Ariane: At the same time, it’s interesting to see that people naturally adopt museum codes: they keep a respectful distance from the paintings. Whenever someone spoke, we’d witness the sort of crowd phenomenon seen in guided tours.
G.K.: This proves one thing: that the sacredness of the museum works, but that it isn’t necessarily intimidating. We ask ourselves a great deal about the necessity to desacralize the museum. But in the end, this would mean reducing its charm and attraction. The whole challenge lies in continuing to keep its magic without it being intimidating.
Carole: In this regard, we’ve left people to produce display plates themselves, using file cards and pens. Everyone was free to express how they felt with hash tags.
G.K.: The underlying question is the people’s appropriation of museums. One thing surprised me: the number of people who said that they never went to museums but who still said that they liked them. So this denotes a very favourable towards museums. With the mythology surrounding the Nuit Debout, I expected to meet people who were against institutions. Yet in this bourgeois backdrop par excellence, the Place de la République, we planted the word “museum” and our gilded frames, hanging up virgins with babies, a symbol of religion, without rousing negative reactions. This proves that the museum is a place for collective living.
You say that visitors “need keys to open the doors”, suggesting that pleasure comes with knowledge, which helps to foster discussion. What do you think about the recent exhibition, “Carambolages”, at the Grand Palais, which followed the opposite dynamic, starting off with sensation and pleasure and knocking down the primacy of intellect?
G.K.: It’s a global problem. For now, people come to museums to find knowledge, even more so when they go to exhibitions, expecting lessons to be presented to them. “Carambolages” allowed everyone to work out their own lessons, and I think that there was misunderstanding among the public. In the end, some people asked: “Isn’t this highly elitist?” When we think about an accumulation of objects, we tend to think of the interior Yves Saint Laurent’s apartment on Rue de Babylone, or the decoration of Marie-Laure de Noailles’ private mansion: people with high cultural potential capable of instilling dialogue between civilisations. This may be very difficult to understand for a public raised in the ideology of knowledge, in the cult of learning. I think that this exhibition is quite noteworthy. Was it necessary to hold it at the Grand Palais, to make it so long, or was it necessary to communicate on its experimental character? In any case, it had the merit of saying to the visitor: “You think that you don’t know anything, but trust yourself, look, and you’ll see that you know things.” This is a game that we’re not used to, and which goes in the opposite direction of current mediation, which floods people with information and pushes iconography and complex cultural systems further, but offers no focus on the immediacy of what lies before our eyes. We’ll see the importance of this exhibition in fifty years.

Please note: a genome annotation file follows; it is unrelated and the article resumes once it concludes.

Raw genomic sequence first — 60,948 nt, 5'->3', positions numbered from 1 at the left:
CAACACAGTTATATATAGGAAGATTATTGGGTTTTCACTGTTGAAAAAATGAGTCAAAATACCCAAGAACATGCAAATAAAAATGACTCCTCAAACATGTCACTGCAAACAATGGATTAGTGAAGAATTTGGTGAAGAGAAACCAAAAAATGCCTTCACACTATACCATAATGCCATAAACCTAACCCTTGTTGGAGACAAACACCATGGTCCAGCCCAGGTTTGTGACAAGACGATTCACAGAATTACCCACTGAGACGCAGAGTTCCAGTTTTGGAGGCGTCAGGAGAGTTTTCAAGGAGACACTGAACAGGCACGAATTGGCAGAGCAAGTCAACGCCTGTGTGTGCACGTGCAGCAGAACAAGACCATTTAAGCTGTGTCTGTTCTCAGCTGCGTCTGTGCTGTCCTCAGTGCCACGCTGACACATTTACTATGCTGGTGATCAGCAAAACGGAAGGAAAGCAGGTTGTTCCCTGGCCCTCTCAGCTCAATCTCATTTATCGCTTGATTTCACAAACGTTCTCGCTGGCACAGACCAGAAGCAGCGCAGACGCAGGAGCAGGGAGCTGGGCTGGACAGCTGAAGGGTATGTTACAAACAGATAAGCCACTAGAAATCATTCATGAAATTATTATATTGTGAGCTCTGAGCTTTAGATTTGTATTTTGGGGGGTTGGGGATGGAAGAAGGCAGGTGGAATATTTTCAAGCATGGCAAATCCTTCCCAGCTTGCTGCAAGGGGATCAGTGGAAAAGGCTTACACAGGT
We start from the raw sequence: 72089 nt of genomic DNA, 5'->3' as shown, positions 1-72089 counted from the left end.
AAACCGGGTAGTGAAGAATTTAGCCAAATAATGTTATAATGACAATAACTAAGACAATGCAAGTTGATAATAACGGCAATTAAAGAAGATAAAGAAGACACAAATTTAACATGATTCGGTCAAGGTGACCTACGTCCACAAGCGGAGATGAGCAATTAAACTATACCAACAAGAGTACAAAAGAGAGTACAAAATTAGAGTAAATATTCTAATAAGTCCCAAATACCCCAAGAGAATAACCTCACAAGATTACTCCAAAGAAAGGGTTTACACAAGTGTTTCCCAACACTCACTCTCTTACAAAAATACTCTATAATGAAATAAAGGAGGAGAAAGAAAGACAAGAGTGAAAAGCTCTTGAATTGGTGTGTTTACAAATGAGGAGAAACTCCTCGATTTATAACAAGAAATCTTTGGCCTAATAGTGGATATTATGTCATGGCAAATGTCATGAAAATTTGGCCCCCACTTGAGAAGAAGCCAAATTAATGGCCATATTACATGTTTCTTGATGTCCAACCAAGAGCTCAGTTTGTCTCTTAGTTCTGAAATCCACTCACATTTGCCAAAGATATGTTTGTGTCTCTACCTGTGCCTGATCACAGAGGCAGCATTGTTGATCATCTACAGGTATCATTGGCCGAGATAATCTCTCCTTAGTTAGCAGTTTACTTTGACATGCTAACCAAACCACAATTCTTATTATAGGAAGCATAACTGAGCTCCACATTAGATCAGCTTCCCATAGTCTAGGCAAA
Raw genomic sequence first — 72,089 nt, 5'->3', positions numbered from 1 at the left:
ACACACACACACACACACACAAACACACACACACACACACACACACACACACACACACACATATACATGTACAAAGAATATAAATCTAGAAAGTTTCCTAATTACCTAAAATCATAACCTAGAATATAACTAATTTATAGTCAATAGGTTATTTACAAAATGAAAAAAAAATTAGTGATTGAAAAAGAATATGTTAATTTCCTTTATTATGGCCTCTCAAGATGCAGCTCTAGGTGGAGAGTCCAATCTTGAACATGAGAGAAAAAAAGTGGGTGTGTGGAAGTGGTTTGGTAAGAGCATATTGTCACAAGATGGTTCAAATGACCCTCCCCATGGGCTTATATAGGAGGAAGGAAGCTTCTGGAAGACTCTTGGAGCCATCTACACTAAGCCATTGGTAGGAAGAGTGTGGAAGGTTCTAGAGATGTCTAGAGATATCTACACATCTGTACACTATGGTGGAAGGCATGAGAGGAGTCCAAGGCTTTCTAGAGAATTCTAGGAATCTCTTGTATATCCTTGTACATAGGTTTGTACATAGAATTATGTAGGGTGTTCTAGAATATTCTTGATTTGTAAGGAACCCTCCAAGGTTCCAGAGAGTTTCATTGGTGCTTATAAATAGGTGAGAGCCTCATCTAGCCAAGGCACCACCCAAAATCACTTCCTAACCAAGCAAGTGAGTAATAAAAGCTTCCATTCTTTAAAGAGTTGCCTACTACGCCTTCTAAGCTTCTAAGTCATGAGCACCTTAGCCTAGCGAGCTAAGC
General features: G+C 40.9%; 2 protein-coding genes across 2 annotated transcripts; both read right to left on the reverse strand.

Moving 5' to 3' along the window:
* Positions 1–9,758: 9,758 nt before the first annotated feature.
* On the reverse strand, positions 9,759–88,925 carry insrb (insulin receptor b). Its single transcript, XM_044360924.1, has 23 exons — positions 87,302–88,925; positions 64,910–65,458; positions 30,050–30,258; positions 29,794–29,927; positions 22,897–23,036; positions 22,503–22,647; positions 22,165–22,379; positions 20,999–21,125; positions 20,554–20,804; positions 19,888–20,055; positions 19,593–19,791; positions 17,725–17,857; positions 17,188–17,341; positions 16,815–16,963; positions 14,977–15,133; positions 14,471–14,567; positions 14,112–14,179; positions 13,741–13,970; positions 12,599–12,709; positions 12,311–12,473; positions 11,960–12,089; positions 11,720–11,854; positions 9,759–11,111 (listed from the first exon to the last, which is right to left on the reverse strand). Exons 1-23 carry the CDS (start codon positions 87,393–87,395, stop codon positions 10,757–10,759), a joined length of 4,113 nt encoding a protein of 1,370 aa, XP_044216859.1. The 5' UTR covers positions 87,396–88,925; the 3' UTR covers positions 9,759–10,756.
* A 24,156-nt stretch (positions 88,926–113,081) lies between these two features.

Marie: I got the feeling that this exhibition with an inversed didactic was successful amongst people who weren’t used to or who don’t like exhibitions…
Is Musée Debout part of a move for social equality, like temporary museums or nomad workshops that bring culture to disadvantaged publics?
G.K.: It’s true that museums already do this, and we’re not saying that museums aren’t doing anything. But that museums are a little disconnected with social issues… and vice versa.
Marie: The issue is to raise new debates because the museum remains rather consensual. It’s beautiful – and so what?
G.K.: It’s good to buy new works, but what’s the aim? It’s good to have free museums, but what’s the point? This question – what’s the point? – is one that isn’t asked.
What are your plans for the new autumn season?
Carole: We’ll be starting something which will take a bit of a distance from the Nuit Debout, with some independent events between the Musée Dehors and the weekly debates, in different Parisian arrondissements, the theme depending on the spot. The challenge is to find places that draw people who don’t go to museums.
Ariane: Whether we’re related to the Nuit Debout or not doesn’t change anything: we’ll continue to be the Musées Debout, as the initiatives in cities outside Paris are independent, free, untied to any overriding directive. Not all the Musées Debout necessarily share the same perspectives; some are run by artists rather than people from institutions.
Marie: The Musées Debout is what people want it to be. It’s a free entity, a pool of free electrons.
* Musées Debout refers to Nuit Debout, a pacifist citizen movement initiated on 31 March 2016 in Paris, following a demonstration against a reform to French labour legislation. The initial demands then widened to a questioning of political institutions and criticism of the economic system.